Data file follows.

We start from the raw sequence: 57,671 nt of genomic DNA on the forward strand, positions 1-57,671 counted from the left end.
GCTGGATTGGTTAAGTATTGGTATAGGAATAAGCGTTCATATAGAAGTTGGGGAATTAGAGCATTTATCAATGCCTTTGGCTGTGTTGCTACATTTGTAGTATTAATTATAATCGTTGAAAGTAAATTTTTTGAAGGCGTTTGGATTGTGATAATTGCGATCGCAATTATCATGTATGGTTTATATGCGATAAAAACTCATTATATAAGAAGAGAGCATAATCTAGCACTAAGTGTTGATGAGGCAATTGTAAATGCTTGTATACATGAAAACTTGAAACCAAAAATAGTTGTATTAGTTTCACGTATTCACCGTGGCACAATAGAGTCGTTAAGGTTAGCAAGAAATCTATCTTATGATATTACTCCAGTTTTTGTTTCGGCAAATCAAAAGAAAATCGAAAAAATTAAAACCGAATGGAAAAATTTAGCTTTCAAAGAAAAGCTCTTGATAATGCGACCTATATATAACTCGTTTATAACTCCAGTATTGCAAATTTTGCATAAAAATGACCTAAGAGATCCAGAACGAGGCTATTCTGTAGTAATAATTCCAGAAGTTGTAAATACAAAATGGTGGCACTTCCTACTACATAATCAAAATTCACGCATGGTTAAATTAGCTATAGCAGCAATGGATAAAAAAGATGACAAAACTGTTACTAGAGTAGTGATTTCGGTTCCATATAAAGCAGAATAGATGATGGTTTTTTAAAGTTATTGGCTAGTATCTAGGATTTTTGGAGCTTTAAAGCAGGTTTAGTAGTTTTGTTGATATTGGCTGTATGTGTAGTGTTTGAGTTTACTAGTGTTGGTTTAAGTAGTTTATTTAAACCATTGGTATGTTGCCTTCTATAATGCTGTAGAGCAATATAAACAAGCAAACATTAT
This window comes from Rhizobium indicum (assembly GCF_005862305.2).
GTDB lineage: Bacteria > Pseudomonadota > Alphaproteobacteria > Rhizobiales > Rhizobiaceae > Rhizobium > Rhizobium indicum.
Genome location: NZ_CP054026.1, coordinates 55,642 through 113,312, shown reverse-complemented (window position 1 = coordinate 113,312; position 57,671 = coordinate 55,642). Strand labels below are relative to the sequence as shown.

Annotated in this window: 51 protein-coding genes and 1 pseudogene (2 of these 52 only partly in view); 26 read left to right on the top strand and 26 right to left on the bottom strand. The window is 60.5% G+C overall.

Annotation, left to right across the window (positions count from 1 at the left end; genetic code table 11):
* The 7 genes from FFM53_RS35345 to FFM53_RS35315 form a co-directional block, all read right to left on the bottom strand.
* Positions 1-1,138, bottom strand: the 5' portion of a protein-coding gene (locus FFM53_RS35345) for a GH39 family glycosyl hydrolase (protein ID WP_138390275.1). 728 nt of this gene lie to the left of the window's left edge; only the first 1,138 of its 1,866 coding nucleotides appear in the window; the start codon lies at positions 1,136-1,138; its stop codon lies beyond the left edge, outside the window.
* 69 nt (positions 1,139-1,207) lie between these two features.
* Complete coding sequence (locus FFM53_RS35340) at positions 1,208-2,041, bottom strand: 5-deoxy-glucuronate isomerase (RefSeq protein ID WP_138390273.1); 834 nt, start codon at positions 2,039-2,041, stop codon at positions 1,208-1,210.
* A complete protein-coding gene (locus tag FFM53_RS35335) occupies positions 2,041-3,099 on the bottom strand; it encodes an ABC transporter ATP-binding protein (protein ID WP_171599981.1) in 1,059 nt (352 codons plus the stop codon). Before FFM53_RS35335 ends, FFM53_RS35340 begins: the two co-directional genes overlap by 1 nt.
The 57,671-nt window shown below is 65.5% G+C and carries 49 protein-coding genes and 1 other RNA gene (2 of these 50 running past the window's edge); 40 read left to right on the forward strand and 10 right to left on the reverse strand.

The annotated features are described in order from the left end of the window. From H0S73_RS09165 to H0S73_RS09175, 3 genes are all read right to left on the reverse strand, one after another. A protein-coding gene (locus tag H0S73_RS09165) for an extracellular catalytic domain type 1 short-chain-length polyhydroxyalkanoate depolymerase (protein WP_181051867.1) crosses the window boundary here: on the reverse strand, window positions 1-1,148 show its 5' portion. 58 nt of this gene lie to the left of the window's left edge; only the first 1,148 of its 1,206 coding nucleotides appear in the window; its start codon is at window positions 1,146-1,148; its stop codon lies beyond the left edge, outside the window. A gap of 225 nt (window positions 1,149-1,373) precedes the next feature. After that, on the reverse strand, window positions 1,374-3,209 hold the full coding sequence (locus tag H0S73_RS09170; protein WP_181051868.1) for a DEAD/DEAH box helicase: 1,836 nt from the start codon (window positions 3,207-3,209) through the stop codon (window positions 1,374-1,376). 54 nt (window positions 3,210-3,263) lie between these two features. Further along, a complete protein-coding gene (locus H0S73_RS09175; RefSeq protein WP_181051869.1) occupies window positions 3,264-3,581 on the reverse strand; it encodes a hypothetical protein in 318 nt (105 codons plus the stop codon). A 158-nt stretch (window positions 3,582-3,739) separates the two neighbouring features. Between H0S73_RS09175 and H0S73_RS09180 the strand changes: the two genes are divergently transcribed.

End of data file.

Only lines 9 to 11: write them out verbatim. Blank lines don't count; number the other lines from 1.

* Positions 1-1,138, bottom strand: the 5' portion of a protein-coding gene (locus FFM53_RS35345) for a GH39 family glycosyl hydrolase (protein ID WP_138390275.1). 728 nt of this gene lie to the left of the window's left edge; only the first 1,138 of its 1,866 coding nucleotides appear in the window; the start codon lies at positions 1,136-1,138; its stop codon lies beyond the left edge, outside the window.
* 69 nt (positions 1,139-1,207) lie between these two features.
* Complete coding sequence (locus FFM53_RS35340) at positions 1,208-2,041, bottom strand: 5-deoxy-glucuronate isomerase (RefSeq protein ID WP_138390273.1); 834 nt, start codon at positions 2,039-2,041, stop codon at positions 1,208-1,210.